Stokes trying to take his power/finesse game to the NBA
During a routine conversation about his team in the summer of 2012, Florida coach Billy Donovan took time to answer a question about Tennessee forward Jarnell Stokes, whom he had just coached in the FIBA U18 World Championships in Brazil, where Team USA won the gold medal.
Even as he was praising Stokes for being dominant—“There was nobody there that could match up with him,” he said—Donovan, ever the coach, talked about how much more dominant Stokes could become. This was no brief summation; Donovan talked more about Stokes than he did his own players.
“I told Jarnell, ‘I’m not holding back any punches with you,’” Donovan said. “The only thing I’m going to hit you with is the truth.”
Donovan’s truth was to tell the 6-foot-8, 260-pound Stokes there would come a time when he faced players he couldn’t overpower. That wasn’t going to happen in international competition—as Donovan found out a year later when Stokes helped Donovan and Team USA win another gold medal, this time in the FIBA U19 World Championships. And it probably wasn’t going to be in college, either.
Donovan was talking about the NBA, where Stokes would be vertically challenged to play power forward and would have to rely on his rare combination of bulk, power and finesse.
“You’ve gotta be Karl Malone,” Donovan told Stokes. The implication was that Stokes still had to learn how to go to work the way The Mailman did.
“That’s the whole key for Jarnell,” Donovan said.
Stokes took that conversation to heart. And Donovan’s advice wasn’t news to former Tennessee coach Cuonzo Martin, who was kept abreast of Stokes’ progress by a steady stream of text messages and would continue the mantra: Get in the best shape of your life. Play harder than your opponent.
For the better part of the last two seasons, Stokes did exactly that. He used the weight room to streamline his body, but not at the expense of his size advantage. He still managed to hover around 260, but as his body fat reduced, he became chiseled, and quicker on his feet. His tree-trunk legs and size 20 feet helped him establish and maintain position.
The result: From Jan. 26 to March 9 of his sophomore season, Stokes racked up 11 double doubles, including seven in a row. He became a rebounding machine, with an 18-board effort against the Crimson Tide, 16 against Texas A&M, 14 against Florida, 13 against Missouri. SEC coaches were hard-pressed to keep him off the glass, or prevent him from getting to whatever spot on the floor he wanted.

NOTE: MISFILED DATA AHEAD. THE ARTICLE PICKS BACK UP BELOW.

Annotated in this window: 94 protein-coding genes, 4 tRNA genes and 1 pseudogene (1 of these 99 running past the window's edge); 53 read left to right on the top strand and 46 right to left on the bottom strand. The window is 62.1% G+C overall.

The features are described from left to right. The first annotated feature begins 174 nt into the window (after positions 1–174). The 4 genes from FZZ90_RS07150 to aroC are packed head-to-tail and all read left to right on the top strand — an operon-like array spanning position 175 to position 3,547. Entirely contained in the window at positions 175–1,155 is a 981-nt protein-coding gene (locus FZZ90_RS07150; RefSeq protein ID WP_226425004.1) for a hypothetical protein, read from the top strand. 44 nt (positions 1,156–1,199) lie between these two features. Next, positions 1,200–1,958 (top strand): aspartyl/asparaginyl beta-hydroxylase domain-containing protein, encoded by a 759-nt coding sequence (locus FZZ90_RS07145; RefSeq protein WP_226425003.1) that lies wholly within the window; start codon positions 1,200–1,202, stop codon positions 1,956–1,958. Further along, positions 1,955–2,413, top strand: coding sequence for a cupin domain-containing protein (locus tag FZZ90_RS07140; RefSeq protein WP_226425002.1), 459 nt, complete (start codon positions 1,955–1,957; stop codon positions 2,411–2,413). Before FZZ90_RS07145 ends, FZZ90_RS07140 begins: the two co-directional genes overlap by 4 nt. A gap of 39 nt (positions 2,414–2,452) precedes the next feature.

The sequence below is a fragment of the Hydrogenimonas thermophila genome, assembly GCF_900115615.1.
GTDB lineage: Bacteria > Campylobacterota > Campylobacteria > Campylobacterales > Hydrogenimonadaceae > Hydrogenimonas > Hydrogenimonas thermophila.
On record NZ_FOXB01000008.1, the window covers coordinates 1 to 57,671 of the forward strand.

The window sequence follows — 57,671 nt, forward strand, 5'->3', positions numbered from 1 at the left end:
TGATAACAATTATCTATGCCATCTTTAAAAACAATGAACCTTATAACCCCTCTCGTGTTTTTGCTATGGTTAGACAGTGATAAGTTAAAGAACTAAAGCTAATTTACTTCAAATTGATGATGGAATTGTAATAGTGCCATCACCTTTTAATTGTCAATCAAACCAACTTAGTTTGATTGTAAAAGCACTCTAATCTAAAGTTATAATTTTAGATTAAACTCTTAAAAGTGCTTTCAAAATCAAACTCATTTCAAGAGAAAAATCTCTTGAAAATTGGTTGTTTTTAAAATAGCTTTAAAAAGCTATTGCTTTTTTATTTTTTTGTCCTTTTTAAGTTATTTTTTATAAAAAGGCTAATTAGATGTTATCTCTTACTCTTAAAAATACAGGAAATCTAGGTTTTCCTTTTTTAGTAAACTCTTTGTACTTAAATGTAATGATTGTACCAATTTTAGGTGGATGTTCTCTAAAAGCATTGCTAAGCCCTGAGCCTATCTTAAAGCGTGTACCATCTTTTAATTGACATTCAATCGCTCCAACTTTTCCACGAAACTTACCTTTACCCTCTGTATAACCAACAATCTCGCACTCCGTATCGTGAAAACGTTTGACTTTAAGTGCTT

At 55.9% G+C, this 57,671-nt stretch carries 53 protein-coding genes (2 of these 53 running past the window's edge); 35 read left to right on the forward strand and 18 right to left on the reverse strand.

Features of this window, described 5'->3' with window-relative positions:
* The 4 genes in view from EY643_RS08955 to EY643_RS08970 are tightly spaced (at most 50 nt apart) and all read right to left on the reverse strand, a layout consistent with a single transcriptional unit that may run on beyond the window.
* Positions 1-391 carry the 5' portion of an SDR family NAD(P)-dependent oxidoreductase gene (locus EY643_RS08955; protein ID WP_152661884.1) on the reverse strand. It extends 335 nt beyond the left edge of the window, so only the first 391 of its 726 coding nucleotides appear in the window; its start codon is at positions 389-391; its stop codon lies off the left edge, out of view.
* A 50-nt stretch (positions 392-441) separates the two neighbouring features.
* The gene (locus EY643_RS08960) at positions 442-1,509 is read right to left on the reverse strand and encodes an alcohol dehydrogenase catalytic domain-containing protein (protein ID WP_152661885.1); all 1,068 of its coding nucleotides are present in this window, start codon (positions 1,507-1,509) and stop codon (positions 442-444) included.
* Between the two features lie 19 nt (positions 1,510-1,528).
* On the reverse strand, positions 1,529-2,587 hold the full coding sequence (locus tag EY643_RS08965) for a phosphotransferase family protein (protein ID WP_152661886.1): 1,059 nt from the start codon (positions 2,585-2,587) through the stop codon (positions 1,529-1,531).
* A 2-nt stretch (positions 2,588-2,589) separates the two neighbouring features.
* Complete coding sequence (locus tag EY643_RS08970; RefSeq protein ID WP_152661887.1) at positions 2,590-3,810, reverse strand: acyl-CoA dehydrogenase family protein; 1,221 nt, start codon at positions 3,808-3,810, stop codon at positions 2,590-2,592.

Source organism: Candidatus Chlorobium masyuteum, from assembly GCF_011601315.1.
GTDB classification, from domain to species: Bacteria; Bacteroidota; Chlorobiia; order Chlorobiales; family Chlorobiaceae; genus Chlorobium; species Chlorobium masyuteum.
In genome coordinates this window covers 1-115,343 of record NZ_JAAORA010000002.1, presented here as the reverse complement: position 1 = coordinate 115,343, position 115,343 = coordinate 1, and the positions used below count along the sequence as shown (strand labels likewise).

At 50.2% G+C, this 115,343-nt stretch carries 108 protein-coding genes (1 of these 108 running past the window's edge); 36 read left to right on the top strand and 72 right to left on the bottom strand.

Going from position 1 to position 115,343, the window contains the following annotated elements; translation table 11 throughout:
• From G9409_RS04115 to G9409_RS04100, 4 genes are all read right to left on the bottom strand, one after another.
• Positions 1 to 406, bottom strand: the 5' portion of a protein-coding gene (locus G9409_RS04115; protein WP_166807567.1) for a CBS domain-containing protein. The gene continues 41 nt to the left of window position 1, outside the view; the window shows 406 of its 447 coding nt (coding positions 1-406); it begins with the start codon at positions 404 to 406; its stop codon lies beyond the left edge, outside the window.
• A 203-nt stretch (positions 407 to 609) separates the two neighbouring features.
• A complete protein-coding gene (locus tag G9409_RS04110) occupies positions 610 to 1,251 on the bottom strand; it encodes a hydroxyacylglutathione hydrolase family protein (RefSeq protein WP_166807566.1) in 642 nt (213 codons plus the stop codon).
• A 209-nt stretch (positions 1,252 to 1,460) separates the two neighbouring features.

“So big and so wide,” Ole Miss’ Andy Kennedy said. “When we played them, it was all about beating him to spots. Because if he got low-post position, it was difficult to get around him.”
“He’s very, very effective,” Vanderbilt’s Kevin Stallings said. “He has tremendous strength, but the underrated part about him is how good his hands are. You can’t teach great hands.”
Stokes put those hands on display often, sometimes snatching rebounds one-handed out of necessity as defenders pinned down one of his arms in a fruitless attempt to keep him off the glass.
Stokes signed on with Donovan again in the summer of 2013 for another few weeks of the Florida coach’s truth seminar as the USA U19 won gold again for Donovan and assistant coach Shaka Smart, the VCU coach.
“[Stokes] was good,” Smart told ESPN.com. “He’s so strong with his back to the basket and around the basket. He was a little bothered by size and length at times, but he does a good job of carving out space down there.”
To counteract length, Stokes spent a lot of time working on his handle, so he could drive slower opponents, and improving his perimeter touch.
If SEC coaches thought they were dealing with a monster before, Stokes was even better this season. In earning first-team All-SEC honors, Stokes racked up 22 double-doubles—which tied Bernard King’s school record—and he was one of only three players to average a double-double (15.1 ppg, 11.1 rpg) in conference play. He was a monster in March as the Vols squeezed into the NCAA tournament and reeled off three wins before losing to Michigan. In Tennessee’s final 10 games, Stokes averaged 16.8 points, 11.0 rebounds and 2.3 assists and shot .573 from the field and .737 from the free-throw line.
Martin and his staff figured out how to best utilize Stokes, allowing him to put the ball on the floor from the free-throw line extended, a position from which he could either get all the way to the rim or pull up for short- to medium-range jumpers, even a few floaters now and again. Stokes learned that the backboard was his friend, and that once he established scoring angles, banking the ball could be deadly.
After the Vols’ season ended, Stokes had a decision to make. As it turned out, it wasn’t all that difficult. Stokes thought he was ready for the NBA. At least one draft analyst, ESPN.com’s Chad Ford, is projecting Stokes as a first-round pick.
“I felt like it wasn’t a tough decision for me,” Stokes said. “I enjoyed being [at Tennessee] so much. But it’s really hard to turn down something you’ve chased all your life. It’s hard to turn that down, definitely [after] we made the [NCAA] tournament run. I feel like I can produce on a team in the NBA. I really do. I’ve heard other important people say the same thing. That really factored into my decision.”
After three years of being coached and cajoled by Martin, Donovan, Smart and others, Stokes knows what to do in the run-up to the draft.
“The next month or two are probably the most important months of my life,” Stokes said. “As far as being able to dominate workouts and working on my body. I plan on walking into the combine a totally different person, having my body trimmed, and even losing more weight than I did the previous year. And I definitely plan on working on my skills.”
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